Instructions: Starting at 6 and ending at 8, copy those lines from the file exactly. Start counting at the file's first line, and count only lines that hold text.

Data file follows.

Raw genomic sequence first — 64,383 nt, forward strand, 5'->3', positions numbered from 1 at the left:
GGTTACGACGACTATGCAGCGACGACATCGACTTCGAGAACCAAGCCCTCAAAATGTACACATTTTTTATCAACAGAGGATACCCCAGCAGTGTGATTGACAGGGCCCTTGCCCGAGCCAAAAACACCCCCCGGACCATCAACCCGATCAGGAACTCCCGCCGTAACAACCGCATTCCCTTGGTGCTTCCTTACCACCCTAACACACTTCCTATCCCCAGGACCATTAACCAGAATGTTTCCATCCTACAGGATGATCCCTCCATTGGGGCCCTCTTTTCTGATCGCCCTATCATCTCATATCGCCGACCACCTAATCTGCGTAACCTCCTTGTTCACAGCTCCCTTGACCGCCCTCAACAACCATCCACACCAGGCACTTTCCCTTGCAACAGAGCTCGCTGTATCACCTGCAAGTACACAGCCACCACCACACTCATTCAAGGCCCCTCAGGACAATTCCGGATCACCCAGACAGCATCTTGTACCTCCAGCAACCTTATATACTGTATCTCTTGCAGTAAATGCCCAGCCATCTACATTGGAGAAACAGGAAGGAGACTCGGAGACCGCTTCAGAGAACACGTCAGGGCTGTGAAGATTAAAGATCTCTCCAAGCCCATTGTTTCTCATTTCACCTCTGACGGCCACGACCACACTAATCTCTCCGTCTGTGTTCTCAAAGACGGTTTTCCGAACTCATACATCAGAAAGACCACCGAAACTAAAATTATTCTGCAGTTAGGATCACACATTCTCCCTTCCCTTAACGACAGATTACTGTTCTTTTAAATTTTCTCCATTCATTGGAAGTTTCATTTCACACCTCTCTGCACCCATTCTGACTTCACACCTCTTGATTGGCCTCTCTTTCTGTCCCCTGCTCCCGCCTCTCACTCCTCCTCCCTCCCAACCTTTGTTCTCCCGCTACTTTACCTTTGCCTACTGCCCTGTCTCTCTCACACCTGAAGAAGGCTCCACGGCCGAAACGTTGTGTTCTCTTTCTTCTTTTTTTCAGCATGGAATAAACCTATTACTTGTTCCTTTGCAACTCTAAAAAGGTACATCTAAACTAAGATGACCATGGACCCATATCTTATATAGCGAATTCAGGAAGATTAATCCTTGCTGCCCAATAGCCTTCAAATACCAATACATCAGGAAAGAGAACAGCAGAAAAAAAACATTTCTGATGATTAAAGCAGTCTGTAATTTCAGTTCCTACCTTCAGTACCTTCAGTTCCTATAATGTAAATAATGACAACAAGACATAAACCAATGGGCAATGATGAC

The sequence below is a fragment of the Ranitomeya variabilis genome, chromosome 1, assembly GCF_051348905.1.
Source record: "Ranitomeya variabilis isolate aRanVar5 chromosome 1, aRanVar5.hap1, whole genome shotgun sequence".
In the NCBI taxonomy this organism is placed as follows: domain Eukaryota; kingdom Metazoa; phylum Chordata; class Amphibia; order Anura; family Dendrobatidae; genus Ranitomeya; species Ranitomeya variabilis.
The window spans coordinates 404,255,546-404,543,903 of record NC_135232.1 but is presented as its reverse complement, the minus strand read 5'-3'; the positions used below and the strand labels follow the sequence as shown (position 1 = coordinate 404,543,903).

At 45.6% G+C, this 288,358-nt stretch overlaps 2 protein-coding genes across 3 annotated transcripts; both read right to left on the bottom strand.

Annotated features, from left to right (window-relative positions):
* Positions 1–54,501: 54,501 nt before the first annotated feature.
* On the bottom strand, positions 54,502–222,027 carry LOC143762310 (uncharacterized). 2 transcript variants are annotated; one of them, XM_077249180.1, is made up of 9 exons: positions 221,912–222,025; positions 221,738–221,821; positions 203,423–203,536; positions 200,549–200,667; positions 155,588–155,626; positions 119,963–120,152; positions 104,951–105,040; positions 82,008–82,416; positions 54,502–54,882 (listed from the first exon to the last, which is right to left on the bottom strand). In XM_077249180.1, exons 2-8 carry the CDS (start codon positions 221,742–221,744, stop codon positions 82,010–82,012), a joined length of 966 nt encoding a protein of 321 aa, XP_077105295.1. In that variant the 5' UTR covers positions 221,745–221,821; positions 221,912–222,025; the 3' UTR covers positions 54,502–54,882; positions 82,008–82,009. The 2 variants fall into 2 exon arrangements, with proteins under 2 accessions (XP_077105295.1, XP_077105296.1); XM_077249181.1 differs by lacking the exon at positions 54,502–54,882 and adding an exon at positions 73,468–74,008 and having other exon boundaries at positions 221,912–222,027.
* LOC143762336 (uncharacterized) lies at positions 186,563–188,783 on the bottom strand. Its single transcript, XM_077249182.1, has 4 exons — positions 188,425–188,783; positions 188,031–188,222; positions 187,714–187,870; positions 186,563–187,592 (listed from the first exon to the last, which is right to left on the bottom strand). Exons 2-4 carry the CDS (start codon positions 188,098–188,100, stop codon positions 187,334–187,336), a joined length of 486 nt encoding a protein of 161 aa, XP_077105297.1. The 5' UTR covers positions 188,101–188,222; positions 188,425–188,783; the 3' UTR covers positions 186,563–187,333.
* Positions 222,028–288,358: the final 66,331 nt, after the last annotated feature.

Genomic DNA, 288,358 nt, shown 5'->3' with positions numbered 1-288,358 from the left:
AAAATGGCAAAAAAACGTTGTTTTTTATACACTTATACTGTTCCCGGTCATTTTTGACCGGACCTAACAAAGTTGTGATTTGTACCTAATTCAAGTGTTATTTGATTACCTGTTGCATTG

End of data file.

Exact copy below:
The window spans coordinates 404,255,546-404,543,903 of record NC_135232.1 but is presented as its reverse complement, the minus strand read 5'-3'; the positions used below and the strand labels follow the sequence as shown (position 1 = coordinate 404,543,903).

At 45.6% G+C, this 288,358-nt stretch overlaps 2 protein-coding genes across 3 annotated transcripts; both read right to left on the bottom strand.

Annotated features, from left to right (window-relative positions):